V. PRIVATE PRODUCTIVE SECTOR IMPACT
Both the blue and the red have chosen public-sector driven economy over a private-sector driven one.
The principal reason for this seems to be that this method is more conducive to controlling the reins on the nations purse, giving the elected the ability to better help friends and hurt foes. This is purely a political survival strategy, not unique to red nor blue….nothing to do with a national development strategy.
They both are reticent, even fearful, about tampering with the colonial-heritage status-quo-entrenched importation-preferred economy of fear and favor. Thus they have both ended up as champions of consumption-importation-driven tourism, upon which the economy is increasingly hinged….instead of making the necessary law and policy changes to turn Belize from a colonial economy towards a more productively diversified and economically independent state, based on sustainable development of its natural and human resources.
This choice to not do enough to propel the private sector forward….by creating the enabling environment for a more competitive and productive private sector, through fiscal overhaul based on low and more balanced taxation, strengthening of our justice systems, improving safety and security and through a social compact for improved education, health and the environment…is our greatest failure…because this is the only way how we can make payment of these loans sustainable, without selling off our birthright….land, citizenship rights and soul….for pennies on the dollar.
VI. TO PAY OR NOT TO PAY
Belize must be a country of honorable people….it must pay its bills.
To acquire private property by force and taking much too long to compensate is not the kind of behavior that can be expected of an honorable people. Earliest agreement must be reached with all those entities with whom the Government of Belize has outstanding issues, especially as regards BTL and BEL. Any debt thus recognized must be included in our national debt schedule and programming.
The Government of Belize is walking on the narrow edge of a debt-cliff and each step must be properly calculated. If they choose to settle these disputes, national debt will hover unsustainably close to 100% of GDP….and there will be a slow-down in the short-term infrastructure projects with substantial number of workers returning to sit on the couch at home, with all the side effects of that….a similar situation that the blues found themselves in at the time of the general elections in 2008.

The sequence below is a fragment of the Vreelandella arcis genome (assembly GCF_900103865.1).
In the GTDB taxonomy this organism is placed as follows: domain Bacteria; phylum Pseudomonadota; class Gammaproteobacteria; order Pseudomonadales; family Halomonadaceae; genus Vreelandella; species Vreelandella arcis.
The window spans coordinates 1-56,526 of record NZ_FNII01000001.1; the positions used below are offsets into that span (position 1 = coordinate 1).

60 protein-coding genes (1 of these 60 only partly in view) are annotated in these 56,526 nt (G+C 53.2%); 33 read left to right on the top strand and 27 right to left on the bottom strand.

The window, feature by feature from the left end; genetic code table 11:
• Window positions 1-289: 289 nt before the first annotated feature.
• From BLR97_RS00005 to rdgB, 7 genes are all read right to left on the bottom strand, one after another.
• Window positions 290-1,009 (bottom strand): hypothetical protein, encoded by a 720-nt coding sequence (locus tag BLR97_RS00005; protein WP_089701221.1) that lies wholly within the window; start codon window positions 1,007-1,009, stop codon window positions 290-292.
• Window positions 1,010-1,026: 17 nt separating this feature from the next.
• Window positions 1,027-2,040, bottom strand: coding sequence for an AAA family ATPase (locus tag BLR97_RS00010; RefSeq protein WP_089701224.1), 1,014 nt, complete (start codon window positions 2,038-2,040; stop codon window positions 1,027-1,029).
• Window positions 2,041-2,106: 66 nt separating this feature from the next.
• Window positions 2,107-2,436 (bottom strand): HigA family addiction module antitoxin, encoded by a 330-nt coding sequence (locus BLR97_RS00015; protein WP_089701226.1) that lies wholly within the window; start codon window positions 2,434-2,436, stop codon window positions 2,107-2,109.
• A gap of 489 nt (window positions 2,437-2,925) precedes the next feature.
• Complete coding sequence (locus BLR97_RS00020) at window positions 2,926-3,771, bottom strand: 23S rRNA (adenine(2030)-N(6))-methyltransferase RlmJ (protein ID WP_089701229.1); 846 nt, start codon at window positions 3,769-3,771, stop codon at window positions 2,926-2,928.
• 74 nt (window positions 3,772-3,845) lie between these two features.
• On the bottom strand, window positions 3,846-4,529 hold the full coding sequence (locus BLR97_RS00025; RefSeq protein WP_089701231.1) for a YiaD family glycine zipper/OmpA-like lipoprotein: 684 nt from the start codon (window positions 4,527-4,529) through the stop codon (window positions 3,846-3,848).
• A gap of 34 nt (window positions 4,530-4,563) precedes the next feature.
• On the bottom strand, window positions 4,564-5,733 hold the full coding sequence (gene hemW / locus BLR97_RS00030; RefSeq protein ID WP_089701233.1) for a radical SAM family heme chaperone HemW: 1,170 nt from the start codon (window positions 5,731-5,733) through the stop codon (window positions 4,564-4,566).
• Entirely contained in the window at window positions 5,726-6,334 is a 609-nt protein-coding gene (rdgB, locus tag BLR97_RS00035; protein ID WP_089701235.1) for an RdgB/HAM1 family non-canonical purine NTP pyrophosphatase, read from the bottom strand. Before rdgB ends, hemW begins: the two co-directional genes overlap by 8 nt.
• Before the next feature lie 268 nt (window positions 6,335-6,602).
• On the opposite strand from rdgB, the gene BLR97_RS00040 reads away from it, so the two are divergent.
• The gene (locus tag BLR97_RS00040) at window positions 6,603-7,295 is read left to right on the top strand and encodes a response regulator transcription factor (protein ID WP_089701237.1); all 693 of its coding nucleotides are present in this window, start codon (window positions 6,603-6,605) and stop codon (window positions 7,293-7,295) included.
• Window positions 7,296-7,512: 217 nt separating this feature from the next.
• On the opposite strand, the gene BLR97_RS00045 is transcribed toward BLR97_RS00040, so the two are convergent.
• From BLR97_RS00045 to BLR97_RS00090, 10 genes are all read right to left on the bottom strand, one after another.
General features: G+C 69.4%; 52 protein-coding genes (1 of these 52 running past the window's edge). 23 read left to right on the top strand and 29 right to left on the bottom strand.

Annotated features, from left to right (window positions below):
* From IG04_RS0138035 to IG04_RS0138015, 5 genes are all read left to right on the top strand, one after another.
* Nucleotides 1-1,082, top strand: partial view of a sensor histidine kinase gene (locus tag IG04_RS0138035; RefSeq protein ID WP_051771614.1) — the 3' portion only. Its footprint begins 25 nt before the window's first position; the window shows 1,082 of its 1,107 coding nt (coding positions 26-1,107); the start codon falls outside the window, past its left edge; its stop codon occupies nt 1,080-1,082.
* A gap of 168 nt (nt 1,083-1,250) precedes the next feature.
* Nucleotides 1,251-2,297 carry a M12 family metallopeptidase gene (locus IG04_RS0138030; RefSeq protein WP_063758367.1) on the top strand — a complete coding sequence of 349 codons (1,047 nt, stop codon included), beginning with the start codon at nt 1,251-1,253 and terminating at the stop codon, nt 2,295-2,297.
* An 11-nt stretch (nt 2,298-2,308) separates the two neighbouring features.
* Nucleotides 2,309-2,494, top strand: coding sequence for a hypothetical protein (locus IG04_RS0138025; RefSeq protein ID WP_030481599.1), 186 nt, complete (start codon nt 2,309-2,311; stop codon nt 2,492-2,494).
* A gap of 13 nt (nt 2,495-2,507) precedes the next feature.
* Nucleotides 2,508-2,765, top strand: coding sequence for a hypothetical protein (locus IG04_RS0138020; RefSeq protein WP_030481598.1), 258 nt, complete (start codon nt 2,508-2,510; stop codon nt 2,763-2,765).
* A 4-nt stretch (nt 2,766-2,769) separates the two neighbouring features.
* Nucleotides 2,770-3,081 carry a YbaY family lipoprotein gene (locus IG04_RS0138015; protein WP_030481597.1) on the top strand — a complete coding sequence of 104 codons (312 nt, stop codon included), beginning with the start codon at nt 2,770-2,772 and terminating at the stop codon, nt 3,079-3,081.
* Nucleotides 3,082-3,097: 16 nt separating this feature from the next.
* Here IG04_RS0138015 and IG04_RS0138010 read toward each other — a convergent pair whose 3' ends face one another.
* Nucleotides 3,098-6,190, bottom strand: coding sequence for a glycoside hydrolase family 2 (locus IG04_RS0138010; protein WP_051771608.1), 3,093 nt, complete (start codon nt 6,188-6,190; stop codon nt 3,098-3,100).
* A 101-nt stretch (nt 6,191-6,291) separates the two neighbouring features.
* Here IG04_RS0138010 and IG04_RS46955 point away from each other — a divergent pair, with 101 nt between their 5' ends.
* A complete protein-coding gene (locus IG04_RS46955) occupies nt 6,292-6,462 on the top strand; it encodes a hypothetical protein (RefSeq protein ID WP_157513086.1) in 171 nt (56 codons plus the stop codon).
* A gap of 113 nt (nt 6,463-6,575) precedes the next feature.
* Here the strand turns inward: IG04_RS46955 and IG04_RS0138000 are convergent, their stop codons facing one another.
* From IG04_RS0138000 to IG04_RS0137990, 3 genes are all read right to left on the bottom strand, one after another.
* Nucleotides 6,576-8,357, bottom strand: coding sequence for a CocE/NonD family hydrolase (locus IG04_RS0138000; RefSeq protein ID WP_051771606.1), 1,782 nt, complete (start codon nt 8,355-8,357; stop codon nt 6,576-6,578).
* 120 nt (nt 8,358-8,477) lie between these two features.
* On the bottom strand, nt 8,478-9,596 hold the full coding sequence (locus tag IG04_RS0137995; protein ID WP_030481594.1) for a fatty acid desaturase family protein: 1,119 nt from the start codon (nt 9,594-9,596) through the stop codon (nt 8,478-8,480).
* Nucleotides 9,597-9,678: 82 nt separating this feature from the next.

The use of PetroCaribe soft-loan to pay down the higher-interest SuperBond 2038 may be helpful in the near-term….however, given the outlook for Venezuela and oil in general, putting all your eggs in that basket would be a comfort to a fool.
The financial gurus of the reds could be imagined holding hands around their rose wood table praying for a major oil find, hoping for the God-sent relief similar to what the blues got in 2005 with the Spanish Lookout oilfield discovery.
VII. IN HINDSIGHT
When in hindsight we analyze our economic history years down the road, the nationalization of utilities will be seen to have been a political ploy (patriotism was to triumph here but not in sugar and citrus industries and in the stemming of distress sell-off of Belizean-owned properties) to satisfy a narrow range of chest-thumping special interests….there has not been and will never be a credible economic or financial valuation that proves these moves to be in the best interest of Belize and Belizeans.
Any purported gains to consumers in the form of cost-savings or improved service-quality, or to the government in increased revenue, could have been achieved through negotiation and/or legislation/oversight. The fact is, these Chavez-style authoritarian tactics do not go down so well around the table where we have to break bread….they will have hurt us terribly.
Had this government not appropriated these utilities, Belize would be in a much better macro-economic position and the reds would have their hands on faster-turning wheels leading up to the next general elections.
All things remaining equal….the reds and the blues are basically the same….borrow and spend….no private sector development to provide for paying back….living in hope for a God-send.
Belize, without a more competitive and productive private sector working in a more balanced and fair environment, will continue with high structural unemployment, reduced real-incomes with increased difficulty for individuals, families and businesses to make ends meet, increased levels of desperation, crime and violence; and Belizeans (selling off under duress) owning less and less of the jewel.
This article was written by Richard Harrison, Belizean investor in production and services businesses in Belize. He holds a Masters in Business Administration degree from Lancaster University.